So you guys still don't think someone could launch a rocket from the Moon and pick up a payload in the upper atmosphere of the Earth?
No, not even close with current technology, and if you had the technology to do it, you wouldn't need to because RLVs from Earth would be easy.

What you are suggesting requires that you send a full sized orbital LV (think of something like Falcon 9, Atlas 5, Soyuz...) from the moon, fully fueled and bring it to stop in the upper atmosphere.If you want to do it without dropping stages every mission, it needs to be an SSTO, which is something we've never built.

You have suggested aerobraking, but coming from the moon, that means you need heat shielding equivalent to the Apollo vehicles. Even from LEO, you need shielding equivalent to the Shuttle. But your vehicle still needs a mass ratio on a par with things like Falcon 9 (or much better, if it's single stage), which have no heat shield.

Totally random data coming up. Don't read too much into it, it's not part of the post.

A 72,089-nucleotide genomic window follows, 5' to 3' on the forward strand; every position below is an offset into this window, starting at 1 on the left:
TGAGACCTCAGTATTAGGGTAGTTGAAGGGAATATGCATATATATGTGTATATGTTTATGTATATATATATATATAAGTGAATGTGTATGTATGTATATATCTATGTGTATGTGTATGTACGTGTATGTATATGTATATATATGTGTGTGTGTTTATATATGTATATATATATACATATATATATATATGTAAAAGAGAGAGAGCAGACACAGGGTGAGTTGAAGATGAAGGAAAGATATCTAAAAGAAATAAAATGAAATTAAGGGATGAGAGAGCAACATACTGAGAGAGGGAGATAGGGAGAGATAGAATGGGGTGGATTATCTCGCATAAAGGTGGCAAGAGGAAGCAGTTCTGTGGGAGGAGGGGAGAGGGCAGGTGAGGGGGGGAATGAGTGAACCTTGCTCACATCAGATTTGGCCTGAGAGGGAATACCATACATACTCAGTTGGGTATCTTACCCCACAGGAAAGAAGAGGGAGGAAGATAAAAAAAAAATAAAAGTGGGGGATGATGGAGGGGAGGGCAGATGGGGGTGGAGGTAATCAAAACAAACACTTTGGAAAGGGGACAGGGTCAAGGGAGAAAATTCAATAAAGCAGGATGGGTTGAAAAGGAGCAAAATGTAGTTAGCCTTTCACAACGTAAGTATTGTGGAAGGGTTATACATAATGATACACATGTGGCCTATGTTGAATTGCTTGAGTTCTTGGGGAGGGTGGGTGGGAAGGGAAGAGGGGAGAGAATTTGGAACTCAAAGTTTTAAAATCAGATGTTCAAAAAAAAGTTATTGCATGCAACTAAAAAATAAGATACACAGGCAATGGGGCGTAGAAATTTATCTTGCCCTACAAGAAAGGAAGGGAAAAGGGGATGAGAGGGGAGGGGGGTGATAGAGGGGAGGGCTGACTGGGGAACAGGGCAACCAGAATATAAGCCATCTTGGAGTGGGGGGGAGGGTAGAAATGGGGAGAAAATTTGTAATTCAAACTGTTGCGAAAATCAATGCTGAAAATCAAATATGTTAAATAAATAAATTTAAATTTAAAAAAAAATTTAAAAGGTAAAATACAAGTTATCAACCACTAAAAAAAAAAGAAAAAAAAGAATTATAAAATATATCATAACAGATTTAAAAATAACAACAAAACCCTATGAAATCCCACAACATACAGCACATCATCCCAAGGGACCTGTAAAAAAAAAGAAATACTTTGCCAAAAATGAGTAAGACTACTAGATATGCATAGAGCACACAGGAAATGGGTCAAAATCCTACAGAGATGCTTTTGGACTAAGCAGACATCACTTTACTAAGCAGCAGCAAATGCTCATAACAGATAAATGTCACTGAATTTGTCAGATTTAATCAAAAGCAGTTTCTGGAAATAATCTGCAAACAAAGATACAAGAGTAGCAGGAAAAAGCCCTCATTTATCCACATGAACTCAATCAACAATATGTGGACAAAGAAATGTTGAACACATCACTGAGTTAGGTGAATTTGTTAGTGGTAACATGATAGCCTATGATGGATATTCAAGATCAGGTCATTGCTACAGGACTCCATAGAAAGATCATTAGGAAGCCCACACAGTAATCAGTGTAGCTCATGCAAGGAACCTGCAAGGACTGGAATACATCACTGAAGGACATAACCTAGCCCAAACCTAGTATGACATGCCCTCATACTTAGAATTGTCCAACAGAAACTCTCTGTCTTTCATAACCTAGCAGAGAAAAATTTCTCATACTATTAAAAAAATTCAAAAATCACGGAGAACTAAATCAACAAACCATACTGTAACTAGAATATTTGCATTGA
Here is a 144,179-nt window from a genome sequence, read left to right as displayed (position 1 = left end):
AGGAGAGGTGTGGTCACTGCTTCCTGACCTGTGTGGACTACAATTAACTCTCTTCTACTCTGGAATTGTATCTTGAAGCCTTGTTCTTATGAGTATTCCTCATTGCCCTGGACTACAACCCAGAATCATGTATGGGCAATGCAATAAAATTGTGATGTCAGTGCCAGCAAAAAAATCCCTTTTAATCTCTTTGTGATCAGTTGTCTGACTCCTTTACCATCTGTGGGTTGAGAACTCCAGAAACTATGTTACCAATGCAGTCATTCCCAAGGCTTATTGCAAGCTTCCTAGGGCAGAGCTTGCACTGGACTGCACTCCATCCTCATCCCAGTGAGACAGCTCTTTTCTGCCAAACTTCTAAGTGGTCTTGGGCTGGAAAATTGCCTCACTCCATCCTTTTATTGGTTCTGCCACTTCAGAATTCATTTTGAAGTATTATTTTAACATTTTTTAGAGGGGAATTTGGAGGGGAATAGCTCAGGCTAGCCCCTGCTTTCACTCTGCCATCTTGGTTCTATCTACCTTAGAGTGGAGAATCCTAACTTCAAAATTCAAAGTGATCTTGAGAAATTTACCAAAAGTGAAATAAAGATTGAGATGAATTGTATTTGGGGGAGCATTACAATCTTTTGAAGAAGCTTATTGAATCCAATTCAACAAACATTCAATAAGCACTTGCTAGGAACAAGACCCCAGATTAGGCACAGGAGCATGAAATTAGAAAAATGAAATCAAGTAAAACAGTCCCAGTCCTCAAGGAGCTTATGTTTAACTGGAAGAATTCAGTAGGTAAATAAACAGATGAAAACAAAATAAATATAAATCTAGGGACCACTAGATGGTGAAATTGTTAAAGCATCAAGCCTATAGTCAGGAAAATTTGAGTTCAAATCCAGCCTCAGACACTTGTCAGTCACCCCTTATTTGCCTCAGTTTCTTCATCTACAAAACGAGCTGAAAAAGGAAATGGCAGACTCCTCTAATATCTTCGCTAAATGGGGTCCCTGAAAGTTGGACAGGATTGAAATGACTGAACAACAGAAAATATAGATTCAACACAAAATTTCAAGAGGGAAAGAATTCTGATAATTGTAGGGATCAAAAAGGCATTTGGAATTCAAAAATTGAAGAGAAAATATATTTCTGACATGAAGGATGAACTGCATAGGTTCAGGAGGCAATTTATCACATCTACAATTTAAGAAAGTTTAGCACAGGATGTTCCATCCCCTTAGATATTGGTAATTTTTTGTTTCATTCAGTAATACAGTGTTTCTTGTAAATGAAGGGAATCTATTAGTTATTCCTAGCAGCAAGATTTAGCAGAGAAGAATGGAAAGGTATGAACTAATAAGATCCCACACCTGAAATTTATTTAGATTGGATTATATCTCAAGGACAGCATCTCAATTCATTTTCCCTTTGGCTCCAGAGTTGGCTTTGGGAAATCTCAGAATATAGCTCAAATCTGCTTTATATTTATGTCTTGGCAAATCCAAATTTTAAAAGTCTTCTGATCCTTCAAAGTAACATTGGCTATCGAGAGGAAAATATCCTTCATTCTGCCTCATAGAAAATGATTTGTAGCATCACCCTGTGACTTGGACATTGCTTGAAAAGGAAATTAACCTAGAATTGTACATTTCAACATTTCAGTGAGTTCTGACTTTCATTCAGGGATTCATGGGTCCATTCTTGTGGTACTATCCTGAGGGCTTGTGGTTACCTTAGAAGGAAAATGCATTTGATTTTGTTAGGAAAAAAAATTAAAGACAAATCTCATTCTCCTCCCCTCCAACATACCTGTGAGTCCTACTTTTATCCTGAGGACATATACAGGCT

If you decide to brake propulsively instead, your braking rocket needs performance equivalent to putting that fully fueled LV into orbit.

There are a whole lot of other problems, but hopefully that gives you an idea why people like Jim who actually work on this stuff dismiss it out of hand.

If I don't need a rocket nearly that big to get to the Moon from Earth orbit, why would I need one that big to get back, particularly when I can use aerobraking to slow it down when I get to Earth orbit.